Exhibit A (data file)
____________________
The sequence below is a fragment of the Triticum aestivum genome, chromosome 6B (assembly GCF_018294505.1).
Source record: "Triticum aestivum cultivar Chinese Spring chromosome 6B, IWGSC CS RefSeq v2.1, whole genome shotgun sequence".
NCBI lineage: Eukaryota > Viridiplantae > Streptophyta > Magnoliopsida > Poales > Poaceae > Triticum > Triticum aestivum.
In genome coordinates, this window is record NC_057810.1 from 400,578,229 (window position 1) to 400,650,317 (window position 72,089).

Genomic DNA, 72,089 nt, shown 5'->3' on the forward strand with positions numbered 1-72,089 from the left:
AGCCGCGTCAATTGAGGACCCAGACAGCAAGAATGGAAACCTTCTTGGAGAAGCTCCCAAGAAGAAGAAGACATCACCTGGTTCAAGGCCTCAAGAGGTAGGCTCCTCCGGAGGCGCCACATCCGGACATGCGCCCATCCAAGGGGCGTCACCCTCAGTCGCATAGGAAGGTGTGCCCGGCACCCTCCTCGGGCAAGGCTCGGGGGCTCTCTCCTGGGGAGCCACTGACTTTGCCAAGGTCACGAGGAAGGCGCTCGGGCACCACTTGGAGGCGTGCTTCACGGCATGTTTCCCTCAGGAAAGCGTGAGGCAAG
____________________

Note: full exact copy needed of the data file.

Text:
The sequence below is a fragment of the Triticum aestivum genome, chromosome 6B (assembly GCF_018294505.1).
Source record: "Triticum aestivum cultivar Chinese Spring chromosome 6B, IWGSC CS RefSeq v2.1, whole genome shotgun sequence".
NCBI lineage: Eukaryota > Viridiplantae > Streptophyta > Magnoliopsida > Poales > Poaceae > Triticum > Triticum aestivum.
In genome coordinates, this window is record NC_057810.1 from 400,578,229 (window position 1) to 400,650,317 (window position 72,089).

Genomic DNA, 72,089 nt, shown 5'->3' on the forward strand with positions numbered 1-72,089 from the left:
AGCCGCGTCAATTGAGGACCCAGACAGCAAGAATGGAAACCTTCTTGGAGAAGCTCCCAAGAAGAAGAAGACATCACCTGGTTCAAGGCCTCAAGAGGTAGGCTCCTCCGGAGGCGCCACATCCGGACATGCGCCCATCCAAGGGGCGTCACCCTCAGTCGCATAGGAAGGTGTGCCCGGCACCCTCCTCGGGCAAGGCTCGGGGGCTCTCTCCTGGGGAGCCACTGACTTTGCCAAGGTCACGAGGAAGGCGCTCGGGCACCACTTGGAGGCGTGCTTCACGGCATGTTTCCCTCAGGAAAGCGTGAGGCAAG